The Sale of Manhattan, a 1962 animated short directed by Fred Crippen that features artwork by Saul Bass & Art Goodman.
The Pickpocket’s Tale by Joseph Goldstein
As younger thieves turn to high-tech crimes, one of New York’s old-fashioned wallet snatchers recalls his decades-long career, from behind bars.
A bunch of nice things happening
Inside the Crumbling 5 Pointz by Tessa Stuart
The Queens Graffiti Mecca 5 Pointz Was Never Just About the Painting on the Outside
After doing a brief stint in London to mixed reviews, the musical adaptation of “American Psycho” is coming to New York City in February 2015 for a run Off Broadway.
Because it is you.
Live from the Graffiti Underground by Jamie Maleszka
Decades before street artists like Banksy could ignite an Internet firestorm and fetch millions, three guys with a video camera and a stack of VHS tapes set out to share the gritty story of NYC graffiti.
Could Brooklyn hipsters help save the middle class? And by “hipsters” I think they just mean people in Brooklyn.
Late Friday afternoons in the Summer are a pretty chill time to look at art in Chelsea. Although if you’re not careful, you’ll end up missing a bunch of stuff as some galleries really adopt a relaxed schedule after the 4th of July. It’s summer though, so take it easy.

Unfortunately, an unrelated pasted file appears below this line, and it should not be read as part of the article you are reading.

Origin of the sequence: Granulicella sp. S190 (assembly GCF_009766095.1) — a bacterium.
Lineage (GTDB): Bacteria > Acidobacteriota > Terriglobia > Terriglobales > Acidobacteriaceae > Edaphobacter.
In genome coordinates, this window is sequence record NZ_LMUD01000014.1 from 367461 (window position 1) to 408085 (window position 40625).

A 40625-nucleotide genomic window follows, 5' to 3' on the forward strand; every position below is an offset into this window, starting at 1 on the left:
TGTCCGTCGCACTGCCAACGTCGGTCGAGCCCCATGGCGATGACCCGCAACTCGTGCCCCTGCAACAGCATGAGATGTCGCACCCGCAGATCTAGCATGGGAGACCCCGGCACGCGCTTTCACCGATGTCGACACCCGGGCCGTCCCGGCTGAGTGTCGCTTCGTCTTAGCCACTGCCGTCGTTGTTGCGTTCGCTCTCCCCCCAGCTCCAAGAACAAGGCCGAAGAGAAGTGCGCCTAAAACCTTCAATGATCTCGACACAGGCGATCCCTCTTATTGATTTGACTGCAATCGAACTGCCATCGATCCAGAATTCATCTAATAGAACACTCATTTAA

Tis the season of group shows.
Taking over the night-shift four days a week at Stan’s Cafecito, Brooklyn Wahines is Oahu native Siobhán Edwards’ new pop-up restaurant in South Williamsburg. Born out of her NYC catering company Red Wagon, the casual spot features a menu with Hawaiian / French Vietnamese influences, and consists of four extraordinary dishes; a Hawaiian Style Ahi Poke Bowl, Shoyu Chicken Bowl, Banh Mi sandwiches, and a Japanese Hiyashi Chuka noodle salad. Curious as to the roots of the restaurant and its future plans, we asked Siobhán some questions and she was nice enough to share a recipe from Brooklyn Wahines, Japanese Hiyashi Chuka noodle salad.
How did Brooklyn Wahines come about?
Brooklyn Wahines was a dream I had since moving to New York and starting my catering company, Red Wagon, three years ago. I always wanted a small neighborhood spot that allowed me not only to showcase some of my favorite dishes but also a chance to enjoy the hospitality side of the food business and be a part of the neighborhood that I live and raise my children in. Wahine means woman in Hawaiian so the name Brooklyn Wahines is simply representative of a forever local island girl at heart who now also calls Brooklyn home.
The menu looks delicious. What’s been the most popular dish?
The mouth watering smell of the shoyu chicken is what draws people into the restaurant without fail, but word is getting around that my pork banh mi sandwich are the real deal.
What happens at the end of the summer? Do you have any plans for a permanent space?
I’m hoping to continue Brooklyn Wahines beyond the summer. If things continue to grow as they have been, we hope to become a permanent face in this neighborhood and a fixture in Williamsburg’s evolving food scene.
Hiyashi Chuka (Japanese Cold Noodle Salad)